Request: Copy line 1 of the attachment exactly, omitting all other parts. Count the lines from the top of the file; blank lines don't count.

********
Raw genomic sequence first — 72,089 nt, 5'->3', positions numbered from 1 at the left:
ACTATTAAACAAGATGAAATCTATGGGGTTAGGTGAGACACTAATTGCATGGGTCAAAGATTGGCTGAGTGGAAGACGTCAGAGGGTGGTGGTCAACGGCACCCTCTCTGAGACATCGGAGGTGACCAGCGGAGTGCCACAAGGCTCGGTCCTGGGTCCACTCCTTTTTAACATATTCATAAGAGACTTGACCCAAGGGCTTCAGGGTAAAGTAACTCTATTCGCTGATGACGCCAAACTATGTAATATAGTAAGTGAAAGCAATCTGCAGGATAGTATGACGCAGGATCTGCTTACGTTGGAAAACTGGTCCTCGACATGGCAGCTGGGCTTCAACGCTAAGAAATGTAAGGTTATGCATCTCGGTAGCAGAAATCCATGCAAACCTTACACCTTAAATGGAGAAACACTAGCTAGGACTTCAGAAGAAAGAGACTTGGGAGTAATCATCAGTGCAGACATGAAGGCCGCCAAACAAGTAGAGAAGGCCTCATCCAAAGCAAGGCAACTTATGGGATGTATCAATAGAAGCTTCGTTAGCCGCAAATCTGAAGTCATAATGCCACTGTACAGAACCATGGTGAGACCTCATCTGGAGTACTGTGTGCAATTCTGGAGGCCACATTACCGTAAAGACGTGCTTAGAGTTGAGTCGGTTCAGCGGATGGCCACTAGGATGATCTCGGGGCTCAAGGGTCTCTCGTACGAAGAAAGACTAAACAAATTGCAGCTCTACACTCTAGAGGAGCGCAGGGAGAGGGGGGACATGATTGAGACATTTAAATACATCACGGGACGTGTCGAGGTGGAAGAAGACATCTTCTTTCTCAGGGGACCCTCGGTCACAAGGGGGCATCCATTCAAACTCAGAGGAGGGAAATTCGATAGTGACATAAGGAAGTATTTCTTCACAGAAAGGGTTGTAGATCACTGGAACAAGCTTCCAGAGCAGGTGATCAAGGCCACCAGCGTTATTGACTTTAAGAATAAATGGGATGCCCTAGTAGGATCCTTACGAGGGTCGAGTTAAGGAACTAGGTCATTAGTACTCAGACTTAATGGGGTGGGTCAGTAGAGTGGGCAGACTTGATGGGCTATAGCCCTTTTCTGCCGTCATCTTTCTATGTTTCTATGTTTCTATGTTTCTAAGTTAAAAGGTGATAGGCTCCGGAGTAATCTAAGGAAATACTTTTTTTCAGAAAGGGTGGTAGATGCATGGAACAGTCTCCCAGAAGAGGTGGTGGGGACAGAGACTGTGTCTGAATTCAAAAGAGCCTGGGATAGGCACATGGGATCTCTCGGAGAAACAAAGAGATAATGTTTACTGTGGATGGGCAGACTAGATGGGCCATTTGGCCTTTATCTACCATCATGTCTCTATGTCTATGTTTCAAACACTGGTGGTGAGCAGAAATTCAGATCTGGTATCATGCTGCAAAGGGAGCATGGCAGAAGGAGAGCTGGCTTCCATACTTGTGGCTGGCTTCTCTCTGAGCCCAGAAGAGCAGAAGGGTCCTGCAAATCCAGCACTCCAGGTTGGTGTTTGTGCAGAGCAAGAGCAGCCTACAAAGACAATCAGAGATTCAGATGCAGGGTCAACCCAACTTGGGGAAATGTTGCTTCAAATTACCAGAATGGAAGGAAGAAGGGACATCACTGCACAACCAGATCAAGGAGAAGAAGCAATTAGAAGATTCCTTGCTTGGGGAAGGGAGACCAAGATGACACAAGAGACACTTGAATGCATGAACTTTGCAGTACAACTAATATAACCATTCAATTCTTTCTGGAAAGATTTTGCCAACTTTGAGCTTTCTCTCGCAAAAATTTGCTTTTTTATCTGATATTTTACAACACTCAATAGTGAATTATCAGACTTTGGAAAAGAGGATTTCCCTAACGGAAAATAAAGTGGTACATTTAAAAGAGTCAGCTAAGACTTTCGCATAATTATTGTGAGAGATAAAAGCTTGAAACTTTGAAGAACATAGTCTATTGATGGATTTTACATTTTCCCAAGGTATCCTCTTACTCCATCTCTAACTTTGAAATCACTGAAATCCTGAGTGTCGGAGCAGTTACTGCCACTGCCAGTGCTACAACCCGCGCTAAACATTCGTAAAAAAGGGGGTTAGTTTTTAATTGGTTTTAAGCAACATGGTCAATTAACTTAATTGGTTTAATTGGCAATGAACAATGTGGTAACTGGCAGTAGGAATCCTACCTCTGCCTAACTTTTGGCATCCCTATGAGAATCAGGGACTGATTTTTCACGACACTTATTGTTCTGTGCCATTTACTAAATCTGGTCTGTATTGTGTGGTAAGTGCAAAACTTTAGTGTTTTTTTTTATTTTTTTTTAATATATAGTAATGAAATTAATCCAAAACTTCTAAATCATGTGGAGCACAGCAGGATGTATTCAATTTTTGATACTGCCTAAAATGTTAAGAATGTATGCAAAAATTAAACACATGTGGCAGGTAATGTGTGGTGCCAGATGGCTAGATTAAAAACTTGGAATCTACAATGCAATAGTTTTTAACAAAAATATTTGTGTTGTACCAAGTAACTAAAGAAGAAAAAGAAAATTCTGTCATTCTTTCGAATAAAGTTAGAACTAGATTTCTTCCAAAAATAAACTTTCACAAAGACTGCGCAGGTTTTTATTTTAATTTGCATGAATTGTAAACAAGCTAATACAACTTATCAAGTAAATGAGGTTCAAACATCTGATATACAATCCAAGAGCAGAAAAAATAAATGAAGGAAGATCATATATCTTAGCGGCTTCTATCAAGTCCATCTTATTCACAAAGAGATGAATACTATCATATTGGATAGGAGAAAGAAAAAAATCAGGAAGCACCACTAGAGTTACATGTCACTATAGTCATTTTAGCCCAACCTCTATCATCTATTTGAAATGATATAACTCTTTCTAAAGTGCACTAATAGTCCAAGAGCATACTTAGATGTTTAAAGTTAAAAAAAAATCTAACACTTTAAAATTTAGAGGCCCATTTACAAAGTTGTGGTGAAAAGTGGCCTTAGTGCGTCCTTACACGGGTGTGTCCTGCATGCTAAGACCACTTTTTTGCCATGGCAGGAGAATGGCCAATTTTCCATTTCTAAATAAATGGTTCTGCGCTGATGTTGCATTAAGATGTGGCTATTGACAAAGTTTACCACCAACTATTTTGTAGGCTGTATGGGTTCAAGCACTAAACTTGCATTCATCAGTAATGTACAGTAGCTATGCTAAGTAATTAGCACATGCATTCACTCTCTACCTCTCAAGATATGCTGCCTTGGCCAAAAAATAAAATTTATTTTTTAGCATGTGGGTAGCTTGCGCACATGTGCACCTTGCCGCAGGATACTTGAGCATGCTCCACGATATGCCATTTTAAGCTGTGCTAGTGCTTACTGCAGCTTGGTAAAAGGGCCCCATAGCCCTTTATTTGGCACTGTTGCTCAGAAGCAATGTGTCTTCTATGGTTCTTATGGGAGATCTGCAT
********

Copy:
Raw genomic sequence first — 72,089 nt, 5'->3', positions numbered from 1 at the left: